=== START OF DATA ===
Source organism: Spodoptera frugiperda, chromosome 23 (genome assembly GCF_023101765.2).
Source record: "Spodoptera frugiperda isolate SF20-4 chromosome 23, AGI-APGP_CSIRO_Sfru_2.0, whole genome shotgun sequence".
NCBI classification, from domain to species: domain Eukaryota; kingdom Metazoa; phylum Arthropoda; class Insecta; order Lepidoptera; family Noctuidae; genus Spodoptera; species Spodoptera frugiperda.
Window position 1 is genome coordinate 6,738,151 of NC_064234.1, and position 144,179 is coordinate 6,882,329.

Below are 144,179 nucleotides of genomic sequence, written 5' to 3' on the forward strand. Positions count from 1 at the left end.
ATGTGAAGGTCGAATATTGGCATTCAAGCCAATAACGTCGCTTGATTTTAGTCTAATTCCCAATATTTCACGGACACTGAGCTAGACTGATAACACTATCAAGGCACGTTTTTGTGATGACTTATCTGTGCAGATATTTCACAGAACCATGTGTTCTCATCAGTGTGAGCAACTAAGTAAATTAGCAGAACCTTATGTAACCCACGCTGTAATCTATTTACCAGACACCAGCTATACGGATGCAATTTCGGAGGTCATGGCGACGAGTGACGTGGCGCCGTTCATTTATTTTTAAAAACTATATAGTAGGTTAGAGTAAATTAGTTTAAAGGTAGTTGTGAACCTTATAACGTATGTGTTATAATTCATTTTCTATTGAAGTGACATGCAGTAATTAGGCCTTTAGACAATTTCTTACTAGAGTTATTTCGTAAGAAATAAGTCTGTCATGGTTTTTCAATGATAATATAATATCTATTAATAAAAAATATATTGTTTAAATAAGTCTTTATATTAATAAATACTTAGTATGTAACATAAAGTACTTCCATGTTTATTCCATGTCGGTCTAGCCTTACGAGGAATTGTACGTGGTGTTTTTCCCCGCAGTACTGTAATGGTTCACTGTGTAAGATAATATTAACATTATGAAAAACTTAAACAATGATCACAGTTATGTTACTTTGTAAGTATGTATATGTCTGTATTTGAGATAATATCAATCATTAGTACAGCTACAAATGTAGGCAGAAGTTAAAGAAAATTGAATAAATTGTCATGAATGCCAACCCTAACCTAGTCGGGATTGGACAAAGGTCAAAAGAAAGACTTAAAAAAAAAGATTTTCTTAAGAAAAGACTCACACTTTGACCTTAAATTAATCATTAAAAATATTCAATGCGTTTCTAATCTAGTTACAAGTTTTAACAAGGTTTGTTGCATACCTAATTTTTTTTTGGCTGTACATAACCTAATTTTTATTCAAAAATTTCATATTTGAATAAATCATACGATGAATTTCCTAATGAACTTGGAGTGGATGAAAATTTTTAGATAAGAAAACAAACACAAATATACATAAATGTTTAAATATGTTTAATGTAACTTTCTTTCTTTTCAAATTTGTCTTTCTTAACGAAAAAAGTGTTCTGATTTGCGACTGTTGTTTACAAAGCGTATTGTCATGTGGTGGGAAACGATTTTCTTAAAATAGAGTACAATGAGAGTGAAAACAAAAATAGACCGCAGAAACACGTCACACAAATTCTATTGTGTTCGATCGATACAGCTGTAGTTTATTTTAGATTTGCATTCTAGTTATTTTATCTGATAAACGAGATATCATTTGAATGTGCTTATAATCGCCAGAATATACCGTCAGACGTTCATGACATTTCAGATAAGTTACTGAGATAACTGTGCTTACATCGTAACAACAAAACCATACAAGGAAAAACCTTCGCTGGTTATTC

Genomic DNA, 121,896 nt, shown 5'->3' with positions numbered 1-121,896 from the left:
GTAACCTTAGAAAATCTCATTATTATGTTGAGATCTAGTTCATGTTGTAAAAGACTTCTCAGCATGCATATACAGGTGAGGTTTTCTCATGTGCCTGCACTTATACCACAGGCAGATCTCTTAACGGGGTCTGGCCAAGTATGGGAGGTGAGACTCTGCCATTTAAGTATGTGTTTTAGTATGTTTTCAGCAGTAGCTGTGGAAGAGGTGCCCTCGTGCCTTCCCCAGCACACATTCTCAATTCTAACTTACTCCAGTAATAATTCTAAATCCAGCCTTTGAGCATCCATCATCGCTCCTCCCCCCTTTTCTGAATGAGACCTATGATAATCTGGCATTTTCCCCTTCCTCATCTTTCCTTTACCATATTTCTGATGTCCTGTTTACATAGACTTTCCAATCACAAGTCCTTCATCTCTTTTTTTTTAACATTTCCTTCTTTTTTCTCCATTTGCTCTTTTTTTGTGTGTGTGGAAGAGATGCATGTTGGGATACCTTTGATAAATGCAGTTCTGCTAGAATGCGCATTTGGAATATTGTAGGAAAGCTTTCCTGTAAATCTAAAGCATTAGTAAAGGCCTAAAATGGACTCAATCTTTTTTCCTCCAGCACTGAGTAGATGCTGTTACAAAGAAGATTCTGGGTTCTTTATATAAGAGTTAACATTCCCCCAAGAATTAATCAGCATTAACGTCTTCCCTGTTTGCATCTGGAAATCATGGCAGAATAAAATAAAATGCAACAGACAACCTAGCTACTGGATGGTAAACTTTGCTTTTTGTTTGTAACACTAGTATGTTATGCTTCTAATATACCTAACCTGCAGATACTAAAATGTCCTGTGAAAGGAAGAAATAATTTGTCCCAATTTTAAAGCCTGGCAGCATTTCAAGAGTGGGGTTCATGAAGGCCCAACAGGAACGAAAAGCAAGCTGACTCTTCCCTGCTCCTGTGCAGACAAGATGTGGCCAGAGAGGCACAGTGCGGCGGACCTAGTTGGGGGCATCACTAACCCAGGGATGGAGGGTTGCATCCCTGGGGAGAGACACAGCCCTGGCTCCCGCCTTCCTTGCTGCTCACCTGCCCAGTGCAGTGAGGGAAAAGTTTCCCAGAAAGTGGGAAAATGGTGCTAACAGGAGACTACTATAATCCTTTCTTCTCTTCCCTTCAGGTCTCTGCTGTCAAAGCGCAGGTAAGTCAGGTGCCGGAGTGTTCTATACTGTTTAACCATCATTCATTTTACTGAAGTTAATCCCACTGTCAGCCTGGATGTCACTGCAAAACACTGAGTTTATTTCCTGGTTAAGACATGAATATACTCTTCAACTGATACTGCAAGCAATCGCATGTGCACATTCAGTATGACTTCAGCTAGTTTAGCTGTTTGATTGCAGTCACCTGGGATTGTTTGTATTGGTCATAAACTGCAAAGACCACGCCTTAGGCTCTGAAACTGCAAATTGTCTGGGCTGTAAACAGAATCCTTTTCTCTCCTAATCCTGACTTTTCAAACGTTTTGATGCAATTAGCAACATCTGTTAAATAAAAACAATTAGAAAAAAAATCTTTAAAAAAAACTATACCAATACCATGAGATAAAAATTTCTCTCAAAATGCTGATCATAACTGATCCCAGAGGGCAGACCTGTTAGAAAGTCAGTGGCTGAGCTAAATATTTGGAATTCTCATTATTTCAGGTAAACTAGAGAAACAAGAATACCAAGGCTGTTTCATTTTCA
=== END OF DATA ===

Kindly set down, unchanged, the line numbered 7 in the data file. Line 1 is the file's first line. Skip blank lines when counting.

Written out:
Genomic DNA, 121,896 nt, shown 5'->3' with positions numbered 1-121,896 from the left: